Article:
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Author Topic: Are the DXO Mark ratings reliable?  (Read 27248 times)

ErikKaffehr

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Re: Are the DXO Mark ratings reliable?
« Reply #20 on: November 10, 2014, 12:28:57 pm »

Hi,

My assumption is based on two kind of observations, somewhat illustrated below. I generally see this kind of pretty sharp drop off on the left side. The other point is the P45+ image has a bit more exposure but the darks are still brighter on the SLT99. The explanation I have come up with is lens flare. The noise images are pushed 4 stops with sharpening but without noise reduction.

Raw images on this page: http://echophoto.dnsalias.net/ekr/index.php/photoarticles/80-my-mfd-journey-summing-up?start=5

Best regards
Erik

Ps. Keep on posting! :-)
Phase One P45+, Distagon 40/4Sony SLT99, 24-70/2.8 ZA


I'm not sure I agree with that, though I don't have any hard evidence at this time for one way or the other. Under normal shooting conditions the modern lens coatings do a terrific job to prevent almost all reflections. Also this would mean that details would be washed out long before read noise had an impact (for most cameras), and I'm not sure that's the case. Now that I write, I think I should test it someday - thank you for giving me an idea!

« Last Edit: November 10, 2014, 12:41:57 pm by ErikKaffehr »
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Fine_Art

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Re: Are the DXO Mark ratings reliable?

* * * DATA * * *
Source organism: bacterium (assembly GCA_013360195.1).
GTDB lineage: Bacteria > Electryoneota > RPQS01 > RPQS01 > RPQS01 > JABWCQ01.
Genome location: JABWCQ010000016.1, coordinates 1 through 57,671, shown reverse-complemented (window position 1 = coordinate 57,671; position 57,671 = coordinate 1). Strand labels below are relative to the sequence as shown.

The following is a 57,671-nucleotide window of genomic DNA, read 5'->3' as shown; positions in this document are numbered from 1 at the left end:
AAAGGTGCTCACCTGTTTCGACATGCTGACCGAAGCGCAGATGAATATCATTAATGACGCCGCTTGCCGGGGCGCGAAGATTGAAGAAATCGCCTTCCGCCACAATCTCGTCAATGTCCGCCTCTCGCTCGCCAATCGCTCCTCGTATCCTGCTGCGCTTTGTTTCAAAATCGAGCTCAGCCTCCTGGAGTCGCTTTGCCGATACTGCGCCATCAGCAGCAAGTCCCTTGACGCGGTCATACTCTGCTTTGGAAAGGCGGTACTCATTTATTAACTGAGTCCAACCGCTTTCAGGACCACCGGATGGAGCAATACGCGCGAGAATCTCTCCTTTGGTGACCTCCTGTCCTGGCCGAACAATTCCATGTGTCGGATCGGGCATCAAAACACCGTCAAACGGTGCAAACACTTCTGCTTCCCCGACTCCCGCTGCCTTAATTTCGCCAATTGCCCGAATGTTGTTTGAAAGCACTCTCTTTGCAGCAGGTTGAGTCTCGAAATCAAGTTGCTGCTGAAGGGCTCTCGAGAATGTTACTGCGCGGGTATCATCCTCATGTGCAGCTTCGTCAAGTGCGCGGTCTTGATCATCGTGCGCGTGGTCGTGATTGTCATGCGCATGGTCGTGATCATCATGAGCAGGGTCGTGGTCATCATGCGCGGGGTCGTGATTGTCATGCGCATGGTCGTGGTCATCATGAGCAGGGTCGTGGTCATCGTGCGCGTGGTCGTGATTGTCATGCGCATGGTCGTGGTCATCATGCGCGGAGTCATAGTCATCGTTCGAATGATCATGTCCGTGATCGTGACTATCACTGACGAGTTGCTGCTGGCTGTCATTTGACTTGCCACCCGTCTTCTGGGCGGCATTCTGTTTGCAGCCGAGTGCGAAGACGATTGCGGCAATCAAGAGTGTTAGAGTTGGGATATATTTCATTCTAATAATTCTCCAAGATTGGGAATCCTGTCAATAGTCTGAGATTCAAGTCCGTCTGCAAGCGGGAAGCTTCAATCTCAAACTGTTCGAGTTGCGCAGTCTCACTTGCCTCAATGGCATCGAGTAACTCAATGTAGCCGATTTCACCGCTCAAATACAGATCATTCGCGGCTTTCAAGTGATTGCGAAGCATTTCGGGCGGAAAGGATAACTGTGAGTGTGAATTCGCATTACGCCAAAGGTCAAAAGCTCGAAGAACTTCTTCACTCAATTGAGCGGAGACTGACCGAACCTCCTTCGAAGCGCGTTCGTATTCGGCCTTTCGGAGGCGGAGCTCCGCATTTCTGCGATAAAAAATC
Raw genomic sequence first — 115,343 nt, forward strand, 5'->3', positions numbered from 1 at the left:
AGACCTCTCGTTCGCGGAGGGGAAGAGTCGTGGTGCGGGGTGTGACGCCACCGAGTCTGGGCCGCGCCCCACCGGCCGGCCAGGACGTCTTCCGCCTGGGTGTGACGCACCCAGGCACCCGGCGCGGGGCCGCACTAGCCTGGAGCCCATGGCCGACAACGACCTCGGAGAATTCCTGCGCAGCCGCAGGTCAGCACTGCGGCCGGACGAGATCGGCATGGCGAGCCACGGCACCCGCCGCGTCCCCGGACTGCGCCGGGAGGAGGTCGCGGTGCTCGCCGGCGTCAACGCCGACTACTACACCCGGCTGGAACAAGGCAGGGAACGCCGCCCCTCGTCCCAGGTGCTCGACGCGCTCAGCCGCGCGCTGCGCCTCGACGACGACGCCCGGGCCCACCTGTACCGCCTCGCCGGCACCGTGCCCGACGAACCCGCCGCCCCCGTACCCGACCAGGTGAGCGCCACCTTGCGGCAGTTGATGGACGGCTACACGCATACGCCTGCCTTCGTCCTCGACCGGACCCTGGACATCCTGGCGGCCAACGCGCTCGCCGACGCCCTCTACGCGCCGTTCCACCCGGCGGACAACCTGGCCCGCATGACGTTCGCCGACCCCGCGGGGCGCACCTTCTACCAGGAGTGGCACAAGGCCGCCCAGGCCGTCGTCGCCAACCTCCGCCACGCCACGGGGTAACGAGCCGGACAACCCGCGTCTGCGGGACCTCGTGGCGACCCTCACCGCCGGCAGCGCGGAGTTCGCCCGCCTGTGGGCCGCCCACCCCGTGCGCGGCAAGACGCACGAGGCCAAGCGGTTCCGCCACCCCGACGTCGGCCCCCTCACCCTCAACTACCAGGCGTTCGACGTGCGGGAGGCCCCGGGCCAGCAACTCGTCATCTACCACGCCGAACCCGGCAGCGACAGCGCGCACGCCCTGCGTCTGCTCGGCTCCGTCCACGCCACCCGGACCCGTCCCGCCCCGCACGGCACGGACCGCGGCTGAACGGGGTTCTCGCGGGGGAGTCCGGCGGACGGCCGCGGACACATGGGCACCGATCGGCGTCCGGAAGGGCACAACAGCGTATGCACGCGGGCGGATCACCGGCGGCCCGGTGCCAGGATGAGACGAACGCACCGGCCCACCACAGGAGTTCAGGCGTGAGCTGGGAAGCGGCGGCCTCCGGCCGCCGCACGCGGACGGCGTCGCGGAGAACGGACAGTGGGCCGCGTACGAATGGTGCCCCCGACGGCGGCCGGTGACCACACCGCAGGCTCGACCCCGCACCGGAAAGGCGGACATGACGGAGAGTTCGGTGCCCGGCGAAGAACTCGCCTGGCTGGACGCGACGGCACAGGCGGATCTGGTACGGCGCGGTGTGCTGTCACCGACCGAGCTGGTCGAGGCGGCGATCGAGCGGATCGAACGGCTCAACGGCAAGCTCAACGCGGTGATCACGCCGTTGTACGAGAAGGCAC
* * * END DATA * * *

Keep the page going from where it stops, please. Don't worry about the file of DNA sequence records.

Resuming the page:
« Reply #21 on: November 10, 2014, 12:56:37 pm »

Thanks Bernard and everyone else - very helpful to get all your views on the topic. I'm amazed at how unfavorable the results are for Canon...supposedly one of the worlds better brands. What the heck......!

They still make impressive lenses. Maybe they should become a lens company.
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allegretto

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Re: Are the DXO Mark ratings reliable?
« Reply #22 on: November 10, 2014, 01:26:12 pm »

Now we are getting to where I 'live" Eric... thank you so much for your exceptional contribution

THIS post of yours just says it all...

Here is an example of two images... the "mere" +45 (I only mean there are much "bigger" backs). And here we are looking at graphs and speculating on lens flare so the graphs make sense.

Just look at the pictures..... there is little doubt which camera I would use.I don't need ANY graphs, or log tables... or DxO marks...nothing...

Damn... if things were just a bit different, this post right here would have me obsessing over P1 backs and carriers/lenses

Thank you...!!!




Hi,